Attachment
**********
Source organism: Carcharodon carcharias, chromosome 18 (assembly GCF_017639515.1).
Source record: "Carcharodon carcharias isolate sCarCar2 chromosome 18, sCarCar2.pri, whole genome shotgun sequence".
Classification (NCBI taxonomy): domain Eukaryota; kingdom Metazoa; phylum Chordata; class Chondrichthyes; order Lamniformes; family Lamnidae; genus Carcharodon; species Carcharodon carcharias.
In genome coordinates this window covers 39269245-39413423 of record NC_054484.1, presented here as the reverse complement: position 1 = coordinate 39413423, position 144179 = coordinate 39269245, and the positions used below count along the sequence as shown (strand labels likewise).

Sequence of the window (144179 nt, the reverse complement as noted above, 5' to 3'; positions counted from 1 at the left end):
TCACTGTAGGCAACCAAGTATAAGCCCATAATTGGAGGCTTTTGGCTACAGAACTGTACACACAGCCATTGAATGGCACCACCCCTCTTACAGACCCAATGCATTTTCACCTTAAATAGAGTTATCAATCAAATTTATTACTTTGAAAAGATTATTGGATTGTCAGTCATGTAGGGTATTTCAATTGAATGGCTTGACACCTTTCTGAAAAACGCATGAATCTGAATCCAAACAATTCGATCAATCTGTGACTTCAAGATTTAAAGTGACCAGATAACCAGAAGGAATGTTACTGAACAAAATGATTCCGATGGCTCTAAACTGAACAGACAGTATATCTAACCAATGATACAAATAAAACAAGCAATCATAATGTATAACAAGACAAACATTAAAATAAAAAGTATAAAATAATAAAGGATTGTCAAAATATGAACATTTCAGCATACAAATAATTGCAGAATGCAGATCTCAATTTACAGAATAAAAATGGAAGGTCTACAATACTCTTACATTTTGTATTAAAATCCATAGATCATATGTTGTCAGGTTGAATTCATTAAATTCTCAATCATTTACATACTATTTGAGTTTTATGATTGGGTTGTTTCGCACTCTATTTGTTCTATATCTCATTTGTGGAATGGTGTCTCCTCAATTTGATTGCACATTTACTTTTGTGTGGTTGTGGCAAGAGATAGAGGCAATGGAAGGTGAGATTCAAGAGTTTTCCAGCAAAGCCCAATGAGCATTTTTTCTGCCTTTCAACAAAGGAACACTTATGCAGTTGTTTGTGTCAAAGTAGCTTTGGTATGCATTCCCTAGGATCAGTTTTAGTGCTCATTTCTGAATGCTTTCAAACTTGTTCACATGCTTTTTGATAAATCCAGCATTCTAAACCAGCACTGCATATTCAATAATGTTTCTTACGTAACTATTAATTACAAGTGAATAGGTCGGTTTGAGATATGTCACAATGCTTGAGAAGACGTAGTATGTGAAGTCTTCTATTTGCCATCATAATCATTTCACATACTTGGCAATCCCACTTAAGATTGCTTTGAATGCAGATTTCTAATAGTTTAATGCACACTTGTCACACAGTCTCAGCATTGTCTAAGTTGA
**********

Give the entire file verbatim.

Source organism: Carcharodon carcharias, chromosome 18 (assembly GCF_017639515.1).
Source record: "Carcharodon carcharias isolate sCarCar2 chromosome 18, sCarCar2.pri, whole genome shotgun sequence".
Classification (NCBI taxonomy): domain Eukaryota; kingdom Metazoa; phylum Chordata; class Chondrichthyes; order Lamniformes; family Lamnidae; genus Carcharodon; species Carcharodon carcharias.
In genome coordinates this window covers 39269245-39413423 of record NC_054484.1, presented here as the reverse complement: position 1 = coordinate 39413423, position 144179 = coordinate 39269245, and the positions used below count along the sequence as shown (strand labels likewise).

Sequence of the window (144179 nt, the reverse complement as noted above, 5' to 3'; positions counted from 1 at the left end):
TCACTGTAGGCAACCAAGTATAAGCCCATAATTGGAGGCTTTTGGCTACAGAACTGTACACACAGCCATTGAATGGCACCACCCCTCTTACAGACCCAATGCATTTTCACCTTAAATAGAGTTATCAATCAAATTTATTACTTTGAAAAGATTATTGGATTGTCAGTCATGTAGGGTATTTCAATTGAATGGCTTGACACCTTTCTGAAAAACGCATGAATCTGAATCCAAACAATTCGATCAATCTGTGACTTCAAGATTTAAAGTGACCAGATAACCAGAAGGAATGTTACTGAACAAAATGATTCCGATGGCTCTAAACTGAACAGACAGTATATCTAACCAATGATACAAATAAAACAAGCAATCATAATGTATAACAAGACAAACATTAAAATAAAAAGTATAAAATAATAAAGGATTGTCAAAATATGAACATTTCAGCATACAAATAATTGCAGAATGCAGATCTCAATTTACAGAATAAAAATGGAAGGTCTACAATACTCTTACATTTTGTATTAAAATCCATAGATCATATGTTGTCAGGTTGAATTCATTAAATTCTCAATCATTTACATACTATTTGAGTTTTATGATTGGGTTGTTTCGCACTCTATTTGTTCTATATCTCATTTGTGGAATGGTGTCTCCTCAATTTGATTGCACATTTACTTTTGTGTGGTTGTGGCAAGAGATAGAGGCAATGGAAGGTGAGATTCAAGAGTTTTCCAGCAAAGCCCAATGAGCATTTTTTCTGCCTTTCAACAAAGGAACACTTATGCAGTTGTTTGTGTCAAAGTAGCTTTGGTATGCATTCCCTAGGATCAGTTTTAGTGCTCATTTCTGAATGCTTTCAAACTTGTTCACATGCTTTTTGATAAATCCAGCATTCTAAACCAGCACTGCATATTCAATAATGTTTCTTACGTAACTATTAATTACAAGTGAATAGGTCGGTTTGAGATATGTCACAATGCTTGAGAAGACGTAGTATGTGAAGTCTTCTATTTGCCATCATAATCATTTCACATACTTGGCAATCCCACTTAAGATTGCTTTGAATGCAGATTTCTAATAGTTTAATGCACACTTGTCACACAGTCTCAGCATTGTCTAAGTTGA